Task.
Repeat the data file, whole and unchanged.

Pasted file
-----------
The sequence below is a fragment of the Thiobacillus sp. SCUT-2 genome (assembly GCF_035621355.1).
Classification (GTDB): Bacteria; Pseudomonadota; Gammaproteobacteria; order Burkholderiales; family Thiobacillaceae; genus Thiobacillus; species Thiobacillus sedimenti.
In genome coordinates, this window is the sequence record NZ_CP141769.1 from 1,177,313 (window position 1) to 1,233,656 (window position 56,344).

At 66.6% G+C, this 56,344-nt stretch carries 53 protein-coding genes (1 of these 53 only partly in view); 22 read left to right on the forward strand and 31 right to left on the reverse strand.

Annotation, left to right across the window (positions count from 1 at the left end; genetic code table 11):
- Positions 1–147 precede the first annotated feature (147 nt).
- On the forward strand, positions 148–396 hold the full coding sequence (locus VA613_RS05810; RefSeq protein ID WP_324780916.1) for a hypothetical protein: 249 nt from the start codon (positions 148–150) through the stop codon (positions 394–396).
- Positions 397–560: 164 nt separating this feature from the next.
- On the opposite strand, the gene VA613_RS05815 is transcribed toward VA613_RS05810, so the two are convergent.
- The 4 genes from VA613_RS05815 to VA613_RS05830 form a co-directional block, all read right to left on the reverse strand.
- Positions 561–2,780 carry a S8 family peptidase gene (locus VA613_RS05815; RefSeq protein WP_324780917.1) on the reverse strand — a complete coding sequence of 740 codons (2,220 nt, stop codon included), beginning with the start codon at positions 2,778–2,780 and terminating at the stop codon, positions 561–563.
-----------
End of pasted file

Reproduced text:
The sequence below is a fragment of the Thiobacillus sp. SCUT-2 genome (assembly GCF_035621355.1).
Classification (GTDB): Bacteria; Pseudomonadota; Gammaproteobacteria; order Burkholderiales; family Thiobacillaceae; genus Thiobacillus; species Thiobacillus sedimenti.
In genome coordinates, this window is the sequence record NZ_CP141769.1 from 1,177,313 (window position 1) to 1,233,656 (window position 56,344).

At 66.6% G+C, this 56,344-nt stretch carries 53 protein-coding genes (1 of these 53 only partly in view); 22 read left to right on the forward strand and 31 right to left on the reverse strand.

Annotation, left to right across the window (positions count from 1 at the left end; genetic code table 11):
- Positions 1–147 precede the first annotated feature (147 nt).
- On the forward strand, positions 148–396 hold the full coding sequence (locus VA613_RS05810; RefSeq protein ID WP_324780916.1) for a hypothetical protein: 249 nt from the start codon (positions 148–150) through the stop codon (positions 394–396).
- Positions 397–560: 164 nt separating this feature from the next.
- On the opposite strand, the gene VA613_RS05815 is transcribed toward VA613_RS05810, so the two are convergent.
- The 4 genes from VA613_RS05815 to VA613_RS05830 form a co-directional block, all read right to left on the reverse strand.
- Positions 561–2,780 carry a S8 family peptidase gene (locus VA613_RS05815; RefSeq protein WP_324780917.1) on the reverse strand — a complete coding sequence of 740 codons (2,220 nt, stop codon included), beginning with the start codon at positions 2,778–2,780 and terminating at the stop codon, positions 561–563.